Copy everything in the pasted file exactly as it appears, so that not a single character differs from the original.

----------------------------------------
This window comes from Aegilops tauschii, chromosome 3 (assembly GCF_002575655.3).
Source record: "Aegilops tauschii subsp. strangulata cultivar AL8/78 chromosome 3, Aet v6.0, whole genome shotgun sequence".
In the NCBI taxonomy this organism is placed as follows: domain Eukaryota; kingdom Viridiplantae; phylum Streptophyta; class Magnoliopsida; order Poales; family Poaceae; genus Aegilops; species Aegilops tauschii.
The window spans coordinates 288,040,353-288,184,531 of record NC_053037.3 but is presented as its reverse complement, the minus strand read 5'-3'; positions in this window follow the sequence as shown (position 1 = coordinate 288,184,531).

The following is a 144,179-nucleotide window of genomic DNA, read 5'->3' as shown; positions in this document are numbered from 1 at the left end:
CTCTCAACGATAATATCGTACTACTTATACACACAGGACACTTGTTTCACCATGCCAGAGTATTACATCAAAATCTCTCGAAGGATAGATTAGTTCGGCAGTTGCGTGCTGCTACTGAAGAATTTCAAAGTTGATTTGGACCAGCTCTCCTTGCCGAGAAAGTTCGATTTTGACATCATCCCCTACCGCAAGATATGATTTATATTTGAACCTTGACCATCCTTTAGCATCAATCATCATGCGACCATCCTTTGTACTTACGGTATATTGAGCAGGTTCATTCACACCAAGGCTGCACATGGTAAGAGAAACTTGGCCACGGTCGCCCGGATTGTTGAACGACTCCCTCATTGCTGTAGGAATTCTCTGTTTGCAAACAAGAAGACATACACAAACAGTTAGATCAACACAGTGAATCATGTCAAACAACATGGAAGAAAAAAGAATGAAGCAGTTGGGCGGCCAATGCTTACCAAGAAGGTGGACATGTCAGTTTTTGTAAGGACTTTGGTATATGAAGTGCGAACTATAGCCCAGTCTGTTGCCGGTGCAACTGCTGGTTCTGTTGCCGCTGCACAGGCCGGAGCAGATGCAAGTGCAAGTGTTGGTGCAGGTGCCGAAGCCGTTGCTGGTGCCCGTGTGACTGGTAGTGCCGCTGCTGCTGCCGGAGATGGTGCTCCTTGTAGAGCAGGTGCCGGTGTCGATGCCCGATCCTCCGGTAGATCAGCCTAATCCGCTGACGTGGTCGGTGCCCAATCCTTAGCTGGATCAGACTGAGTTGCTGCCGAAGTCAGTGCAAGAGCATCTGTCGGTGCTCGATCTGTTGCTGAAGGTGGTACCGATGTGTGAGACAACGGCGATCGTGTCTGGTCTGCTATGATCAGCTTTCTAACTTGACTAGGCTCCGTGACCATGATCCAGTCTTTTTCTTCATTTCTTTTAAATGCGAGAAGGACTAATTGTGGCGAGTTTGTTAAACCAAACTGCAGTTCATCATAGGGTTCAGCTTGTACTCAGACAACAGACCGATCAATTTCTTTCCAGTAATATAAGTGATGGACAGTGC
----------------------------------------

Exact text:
This window comes from Aegilops tauschii, chromosome 3 (assembly GCF_002575655.3).
Source record: "Aegilops tauschii subsp. strangulata cultivar AL8/78 chromosome 3, Aet v6.0, whole genome shotgun sequence".
In the NCBI taxonomy this organism is placed as follows: domain Eukaryota; kingdom Viridiplantae; phylum Streptophyta; class Magnoliopsida; order Poales; family Poaceae; genus Aegilops; species Aegilops tauschii.
The window spans coordinates 288,040,353-288,184,531 of record NC_053037.3 but is presented as its reverse complement, the minus strand read 5'-3'; positions in this window follow the sequence as shown (position 1 = coordinate 288,184,531).

The following is a 144,179-nucleotide window of genomic DNA, read 5'->3' as shown; positions in this document are numbered from 1 at the left end:
CTCTCAACGATAATATCGTACTACTTATACACACAGGACACTTGTTTCACCATGCCAGAGTATTACATCAAAATCTCTCGAAGGATAGATTAGTTCGGCAGTTGCGTGCTGCTACTGAAGAATTTCAAAGTTGATTTGGACCAGCTCTCCTTGCCGAGAAAGTTCGATTTTGACATCATCCCCTACCGCAAGATATGATTTATATTTGAACCTTGACCATCCTTTAGCATCAATCATCATGCGACCATCCTTTGTACTTACGGTATATTGAGCAGGTTCATTCACACCAAGGCTGCACATGGTAAGAGAAACTTGGCCACGGTCGCCCGGATTGTTGAACGACTCCCTCATTGCTGTAGGAATTCTCTGTTTGCAAACAAGAAGACATACACAAACAGTTAGATCAACACAGTGAATCATGTCAAACAACATGGAAGAAAAAAGAATGAAGCAGTTGGGCGGCCAATGCTTACCAAGAAGGTGGACATGTCAGTTTTTGTAAGGACTTTGGTATATGAAGTGCGAACTATAGCCCAGTCTGTTGCCGGTGCAACTGCTGGTTCTGTTGCCGCTGCACAGGCCGGAGCAGATGCAAGTGCAAGTGTTGGTGCAGGTGCCGAAGCCGTTGCTGGTGCCCGTGTGACTGGTAGTGCCGCTGCTGCTGCCGGAGATGGTGCTCCTTGTAGAGCAGGTGCCGGTGTCGATGCCCGATCCTCCGGTAGATCAGCCTAATCCGCTGACGTGGTCGGTGCCCAATCCTTAGCTGGATCAGACTGAGTTGCTGCCGAAGTCAGTGCAAGAGCATCTGTCGGTGCTCGATCTGTTGCTGAAGGTGGTACCGATGTGTGAGACAACGGCGATCGTGTCTGGTCTGCTATGATCAGCTTTCTAACTTGACTAGGCTCCGTGACCATGATCCAGTCTTTTTCTTCATTTCTTTTAAATGCGAGAAGGACTAATTGTGGCGAGTTTGTTAAACCAAACTGCAGTTCATCATAGGGTTCAGCTTGTACTCAGACAACAGACCGATCAATTTCTTTCCAGTAATATAAGTGATGGACAGTGC